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The grand opening was held this morning (March 18) in Osaka, where Miyamoto was joined by USJ CEO Jean-Louis Bonnier to appear in front of the cameras and lead the attraction’s first ‘official’ guests inside.
Mr. Miyamoto told attendees: “The day we’ve been looking forward to has finally arrived! It’s been six years since we started development, and it’s gone so fast. The world’s first real Super Mario world. We’re happy to be able to release it in time for the 35th anniversary.”
He added: “There are activities here for people of all ages to experience, using all of their senses… Once the pandemic subsides, I hope everyone around the world will come and visit us. We are waiting for you!”
USJ boss Bonnier said that the park’s interactive elements meant that visitors could enjoy its attractions with family, friends or strangers. “In times like these, we need experiences that can energize us,” he said.
Super Nintendo World’s opening had been delayed more than once by the coronavirus pandemic. The park was originally due to open in time for the 2020 Olympic Games last summer, but its grand opening was eventually delayed to February 2021, and then again due to the State of Emergency in Osaka.
The park features shops, a restaurant and two rides; Yoshi’s Adventure and an AR-powered Mario Kart attraction, which has estimated wait times of up to three hours.
Nintendo World Japan puts an emphasis on the interactivity of its experiences, with each visitor using a wearable wristband in conjunction with a mobile phone app to gamify the park. According to Kyodo News, Super Nintendo World cost around 60 billion yen ($550 million) to build.
Super Nintendo World will follow strict health and safety guidelines, according to Universal Studios Japan, including a cap on the number of people allowed into the park (capped at 10,000 for all of USJ) and numbered tickets with specific entry times.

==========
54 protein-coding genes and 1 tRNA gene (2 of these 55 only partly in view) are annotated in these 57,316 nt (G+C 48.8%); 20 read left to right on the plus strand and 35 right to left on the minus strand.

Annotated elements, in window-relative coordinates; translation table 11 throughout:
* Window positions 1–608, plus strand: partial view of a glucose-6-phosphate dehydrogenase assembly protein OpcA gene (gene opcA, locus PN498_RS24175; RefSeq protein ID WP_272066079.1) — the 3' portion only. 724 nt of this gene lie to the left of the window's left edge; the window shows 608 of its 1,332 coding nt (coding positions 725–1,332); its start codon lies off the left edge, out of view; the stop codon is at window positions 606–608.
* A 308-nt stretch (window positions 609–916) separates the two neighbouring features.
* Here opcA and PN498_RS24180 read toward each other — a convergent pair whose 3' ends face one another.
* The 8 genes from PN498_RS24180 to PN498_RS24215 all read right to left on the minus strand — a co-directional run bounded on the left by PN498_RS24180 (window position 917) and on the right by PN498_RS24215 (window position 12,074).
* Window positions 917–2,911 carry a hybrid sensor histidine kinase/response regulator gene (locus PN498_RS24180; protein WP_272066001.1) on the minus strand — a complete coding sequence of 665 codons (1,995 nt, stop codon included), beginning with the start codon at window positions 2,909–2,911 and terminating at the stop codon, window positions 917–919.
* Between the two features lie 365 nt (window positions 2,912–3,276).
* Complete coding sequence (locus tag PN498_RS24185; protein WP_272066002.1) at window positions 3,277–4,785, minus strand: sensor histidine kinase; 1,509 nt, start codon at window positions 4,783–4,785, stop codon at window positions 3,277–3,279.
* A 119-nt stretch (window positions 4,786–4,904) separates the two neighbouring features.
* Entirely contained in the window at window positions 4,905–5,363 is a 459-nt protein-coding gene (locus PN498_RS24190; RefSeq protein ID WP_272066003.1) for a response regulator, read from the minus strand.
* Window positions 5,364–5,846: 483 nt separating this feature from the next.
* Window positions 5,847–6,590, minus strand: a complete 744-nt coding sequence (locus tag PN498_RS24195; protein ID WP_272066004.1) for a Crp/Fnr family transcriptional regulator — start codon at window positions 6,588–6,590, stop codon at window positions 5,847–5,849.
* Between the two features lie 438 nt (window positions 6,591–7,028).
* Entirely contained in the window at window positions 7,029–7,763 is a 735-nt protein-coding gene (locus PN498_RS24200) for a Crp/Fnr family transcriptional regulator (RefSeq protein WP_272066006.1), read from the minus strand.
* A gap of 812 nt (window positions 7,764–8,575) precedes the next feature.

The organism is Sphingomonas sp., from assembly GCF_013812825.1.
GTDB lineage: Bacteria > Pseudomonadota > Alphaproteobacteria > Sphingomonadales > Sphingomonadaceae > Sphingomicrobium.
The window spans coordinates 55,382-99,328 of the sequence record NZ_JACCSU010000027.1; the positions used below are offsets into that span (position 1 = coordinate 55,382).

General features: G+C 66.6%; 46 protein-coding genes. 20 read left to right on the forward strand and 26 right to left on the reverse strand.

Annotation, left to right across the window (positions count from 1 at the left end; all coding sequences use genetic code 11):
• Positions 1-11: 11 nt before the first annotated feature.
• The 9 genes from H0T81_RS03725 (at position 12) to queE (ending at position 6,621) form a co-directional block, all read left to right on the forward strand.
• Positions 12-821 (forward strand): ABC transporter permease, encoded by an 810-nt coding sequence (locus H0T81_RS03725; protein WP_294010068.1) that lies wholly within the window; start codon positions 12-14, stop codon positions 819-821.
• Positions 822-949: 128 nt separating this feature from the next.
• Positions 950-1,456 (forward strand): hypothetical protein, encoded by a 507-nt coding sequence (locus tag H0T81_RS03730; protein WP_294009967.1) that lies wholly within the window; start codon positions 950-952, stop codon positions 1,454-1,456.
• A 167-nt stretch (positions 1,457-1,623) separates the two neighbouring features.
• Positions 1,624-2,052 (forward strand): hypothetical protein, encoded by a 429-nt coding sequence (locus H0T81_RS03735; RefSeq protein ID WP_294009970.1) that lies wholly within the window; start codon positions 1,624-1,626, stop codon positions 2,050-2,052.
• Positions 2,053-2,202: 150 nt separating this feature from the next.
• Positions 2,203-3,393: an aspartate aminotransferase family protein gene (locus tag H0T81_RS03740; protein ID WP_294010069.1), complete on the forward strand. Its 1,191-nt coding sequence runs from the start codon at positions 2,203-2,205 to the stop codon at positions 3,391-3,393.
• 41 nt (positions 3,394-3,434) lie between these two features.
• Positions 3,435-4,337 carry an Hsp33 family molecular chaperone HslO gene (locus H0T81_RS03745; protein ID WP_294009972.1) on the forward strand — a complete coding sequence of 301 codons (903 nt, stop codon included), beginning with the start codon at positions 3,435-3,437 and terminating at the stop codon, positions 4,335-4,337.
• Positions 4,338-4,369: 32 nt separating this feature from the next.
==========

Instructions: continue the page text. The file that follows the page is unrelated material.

VGC was recently able to visit the park early for three days as part of a technical rehearsal. Critic Robert Sephazon wrote that the interactivity powered by Super Nintendo World’s Power-Up Bands was “undoubtedly” its most unique aspect, but “also shows that the park definitely wasn’t designed with the current pandemic in mind.”
He wrote in VGC’s Super Nintendo World review: “The biggest problem is how nearly everything encourages visitors to touch: from question blocks to mini-games, there’s a lot of physical interaction in Super Nintendo World, which could in theory result in easy spread of coronavirus.
“Thankfully, during our visit (admittedly ahead of the official opening) staff were visibly wiping down surfaces after each interaction, while hand sanitiser stations are everywhere around the park and in queues.”
Mask use is required to get into Universal Studios Japan, and people may be ejected for not complying. Furthermore, your temperature is taken when entering the theme park.
Following the Japan opening, Super Nintendo World is scheduled to come to Universal’s Orlando, Hollywood and Singapore parks.
Florida’s version of Super Nintendo World has reportedly been delayed until 2025, while construction has resumed on the Hollywood version, which is said to be smaller in scale than the others and will likely open sooner.